Stoke-on-Trent Spitfire project seeks lottery cash

Spitfire Operation Spitfire has already raised more than £50,000 of restoration cash

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A project to restore a Spitfire is hoping to secure £25,000 of lottery money.

Organisers want to restore the plane, at The Potteries Museum & Art Gallery in Stoke-on-Trent, and create a replica cockpit which can be taken to schools.

Operation Spitfire, which was formed to collect money for the restoration, said it had raised between £50,000 and £60,000 over the past 15 months.

The Spitfire was designed by Reginald Mitchell from Stoke-on-Trent.

He was diagnosed with cancer as he started work on what was to become his best-known plane.

'Exciting place'

Mitchell died in 1937, just over 12 months after the Spitfire took to the skies. The aircraft went on to play a crucial role in the Battle of Britain in World War II.

His great-nephew, Julian Mitchell, said he was "immensely proud" of his illustrious relative.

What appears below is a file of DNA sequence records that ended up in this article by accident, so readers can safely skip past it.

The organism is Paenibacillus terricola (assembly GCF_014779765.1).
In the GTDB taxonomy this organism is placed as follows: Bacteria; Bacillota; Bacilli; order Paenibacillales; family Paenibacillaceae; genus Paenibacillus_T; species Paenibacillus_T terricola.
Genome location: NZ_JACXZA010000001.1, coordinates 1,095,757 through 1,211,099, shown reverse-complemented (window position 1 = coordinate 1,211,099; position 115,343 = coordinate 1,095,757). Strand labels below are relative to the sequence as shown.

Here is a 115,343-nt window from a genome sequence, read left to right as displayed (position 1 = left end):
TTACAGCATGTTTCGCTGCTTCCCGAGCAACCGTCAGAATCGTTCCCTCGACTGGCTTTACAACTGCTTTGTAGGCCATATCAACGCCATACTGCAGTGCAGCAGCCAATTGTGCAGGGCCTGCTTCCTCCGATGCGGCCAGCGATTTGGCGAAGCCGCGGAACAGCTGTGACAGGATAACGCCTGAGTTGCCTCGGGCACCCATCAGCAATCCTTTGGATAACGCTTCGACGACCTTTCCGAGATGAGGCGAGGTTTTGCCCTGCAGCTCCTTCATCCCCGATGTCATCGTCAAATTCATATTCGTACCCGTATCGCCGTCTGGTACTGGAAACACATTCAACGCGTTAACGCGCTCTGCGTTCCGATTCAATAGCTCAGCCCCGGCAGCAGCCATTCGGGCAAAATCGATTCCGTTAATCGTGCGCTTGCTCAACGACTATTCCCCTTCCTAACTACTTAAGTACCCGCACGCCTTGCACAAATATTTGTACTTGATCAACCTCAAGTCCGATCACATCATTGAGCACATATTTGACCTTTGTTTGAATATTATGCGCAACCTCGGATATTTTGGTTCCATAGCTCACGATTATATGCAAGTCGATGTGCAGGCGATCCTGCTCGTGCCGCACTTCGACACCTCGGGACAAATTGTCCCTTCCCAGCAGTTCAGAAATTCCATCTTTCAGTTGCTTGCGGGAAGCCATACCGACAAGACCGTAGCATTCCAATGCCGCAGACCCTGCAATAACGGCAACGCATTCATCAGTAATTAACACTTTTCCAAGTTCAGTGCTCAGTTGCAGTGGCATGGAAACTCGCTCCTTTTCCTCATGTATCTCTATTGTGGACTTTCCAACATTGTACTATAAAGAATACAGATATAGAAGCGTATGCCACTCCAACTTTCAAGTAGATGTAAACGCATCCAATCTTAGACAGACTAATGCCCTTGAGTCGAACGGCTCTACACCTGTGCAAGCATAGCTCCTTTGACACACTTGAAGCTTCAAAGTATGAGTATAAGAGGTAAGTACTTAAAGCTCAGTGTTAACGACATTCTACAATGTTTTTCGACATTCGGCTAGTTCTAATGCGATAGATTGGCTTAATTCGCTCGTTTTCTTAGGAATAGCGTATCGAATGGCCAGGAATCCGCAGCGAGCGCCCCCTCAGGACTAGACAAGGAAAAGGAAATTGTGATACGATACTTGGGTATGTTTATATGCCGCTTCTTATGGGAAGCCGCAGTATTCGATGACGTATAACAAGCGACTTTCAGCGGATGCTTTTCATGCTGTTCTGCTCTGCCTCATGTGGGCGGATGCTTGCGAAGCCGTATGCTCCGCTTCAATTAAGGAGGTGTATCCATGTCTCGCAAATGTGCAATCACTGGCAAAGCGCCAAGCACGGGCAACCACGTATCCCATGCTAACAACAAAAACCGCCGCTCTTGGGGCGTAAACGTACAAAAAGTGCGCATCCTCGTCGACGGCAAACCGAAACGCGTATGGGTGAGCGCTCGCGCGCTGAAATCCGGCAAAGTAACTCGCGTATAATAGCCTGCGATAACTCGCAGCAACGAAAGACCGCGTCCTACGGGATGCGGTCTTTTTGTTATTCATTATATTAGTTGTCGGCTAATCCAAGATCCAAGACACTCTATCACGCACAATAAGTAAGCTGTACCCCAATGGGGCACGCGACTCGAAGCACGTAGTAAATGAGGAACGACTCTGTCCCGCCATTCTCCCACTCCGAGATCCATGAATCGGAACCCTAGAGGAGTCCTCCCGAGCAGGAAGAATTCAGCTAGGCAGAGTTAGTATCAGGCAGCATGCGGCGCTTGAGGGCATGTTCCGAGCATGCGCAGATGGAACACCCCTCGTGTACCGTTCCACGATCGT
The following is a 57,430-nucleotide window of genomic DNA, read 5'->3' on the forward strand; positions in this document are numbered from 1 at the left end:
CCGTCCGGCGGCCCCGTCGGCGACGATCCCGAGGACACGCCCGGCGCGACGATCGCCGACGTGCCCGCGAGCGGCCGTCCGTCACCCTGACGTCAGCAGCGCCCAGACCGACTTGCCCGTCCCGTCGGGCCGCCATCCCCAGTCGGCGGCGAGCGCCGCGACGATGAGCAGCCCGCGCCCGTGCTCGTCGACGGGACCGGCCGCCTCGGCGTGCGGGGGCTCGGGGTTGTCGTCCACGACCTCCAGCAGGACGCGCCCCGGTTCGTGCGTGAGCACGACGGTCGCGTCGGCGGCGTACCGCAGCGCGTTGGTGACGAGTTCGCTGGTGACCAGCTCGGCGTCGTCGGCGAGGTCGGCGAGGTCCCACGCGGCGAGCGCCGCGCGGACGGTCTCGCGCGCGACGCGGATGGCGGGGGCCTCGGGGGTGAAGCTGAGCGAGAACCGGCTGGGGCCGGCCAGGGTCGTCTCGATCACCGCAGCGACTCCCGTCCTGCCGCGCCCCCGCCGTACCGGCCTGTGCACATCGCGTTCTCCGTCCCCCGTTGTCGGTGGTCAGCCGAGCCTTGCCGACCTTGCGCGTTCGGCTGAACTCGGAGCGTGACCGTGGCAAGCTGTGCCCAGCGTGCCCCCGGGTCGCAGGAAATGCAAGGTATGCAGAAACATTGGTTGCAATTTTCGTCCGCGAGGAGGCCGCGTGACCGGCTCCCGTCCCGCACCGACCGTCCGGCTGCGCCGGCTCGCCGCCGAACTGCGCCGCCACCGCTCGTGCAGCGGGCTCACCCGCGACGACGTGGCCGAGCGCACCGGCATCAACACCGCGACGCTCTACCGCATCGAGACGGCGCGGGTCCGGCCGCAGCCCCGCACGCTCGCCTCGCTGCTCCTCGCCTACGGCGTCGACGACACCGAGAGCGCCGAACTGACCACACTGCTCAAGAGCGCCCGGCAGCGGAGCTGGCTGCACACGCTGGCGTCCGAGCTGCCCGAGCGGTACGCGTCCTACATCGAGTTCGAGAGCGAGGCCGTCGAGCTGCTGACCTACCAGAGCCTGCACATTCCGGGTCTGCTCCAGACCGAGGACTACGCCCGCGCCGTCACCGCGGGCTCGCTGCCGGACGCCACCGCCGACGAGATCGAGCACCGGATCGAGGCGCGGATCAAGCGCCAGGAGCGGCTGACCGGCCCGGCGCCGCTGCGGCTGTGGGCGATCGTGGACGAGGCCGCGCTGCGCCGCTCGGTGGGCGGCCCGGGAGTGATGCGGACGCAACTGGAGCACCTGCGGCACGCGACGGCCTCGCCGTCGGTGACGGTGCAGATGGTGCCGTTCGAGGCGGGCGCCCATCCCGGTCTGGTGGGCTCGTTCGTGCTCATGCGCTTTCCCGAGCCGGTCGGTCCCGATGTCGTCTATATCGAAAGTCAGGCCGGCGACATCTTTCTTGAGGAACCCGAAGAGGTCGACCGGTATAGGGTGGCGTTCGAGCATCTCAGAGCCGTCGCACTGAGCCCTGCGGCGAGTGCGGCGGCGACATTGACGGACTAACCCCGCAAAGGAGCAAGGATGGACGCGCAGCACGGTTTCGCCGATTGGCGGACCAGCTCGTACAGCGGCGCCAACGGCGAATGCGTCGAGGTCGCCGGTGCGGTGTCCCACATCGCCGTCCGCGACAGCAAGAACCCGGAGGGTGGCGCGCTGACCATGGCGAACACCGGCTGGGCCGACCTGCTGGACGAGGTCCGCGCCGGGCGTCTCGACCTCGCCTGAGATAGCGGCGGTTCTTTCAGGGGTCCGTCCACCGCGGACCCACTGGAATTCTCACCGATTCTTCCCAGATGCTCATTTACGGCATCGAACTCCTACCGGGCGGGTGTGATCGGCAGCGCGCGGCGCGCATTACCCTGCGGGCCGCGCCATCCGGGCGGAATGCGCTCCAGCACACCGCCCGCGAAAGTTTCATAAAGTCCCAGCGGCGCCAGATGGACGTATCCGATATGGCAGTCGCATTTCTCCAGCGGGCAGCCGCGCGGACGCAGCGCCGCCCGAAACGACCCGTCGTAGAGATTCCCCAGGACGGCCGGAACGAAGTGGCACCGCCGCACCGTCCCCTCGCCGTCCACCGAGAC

He said the overall project included restoring "this wonderful Spitfire" and making the site "a vibrant and exciting place to go".

Mr Mitchell said: "What we want to do is to take this history and take it out to kids in school to say 'listen, there is this wonderful history there'.

"This is not just about fighting machines and war. This is leading-edge technology of its time and it came as a product of a man who was a product of Stoke-on-Trent schools."

Neil Gilson, from Operation Spitfire, said the Spitfire was "synonymous with obviously one of the greatest sons of the Potteries".

He said: "We do desperately want to reach out to the younger generation to create engineers for the future."

A spokesman for the project said he was "really optimistic" there was "a good chance" of being awarded the Big Lottery Fund money.

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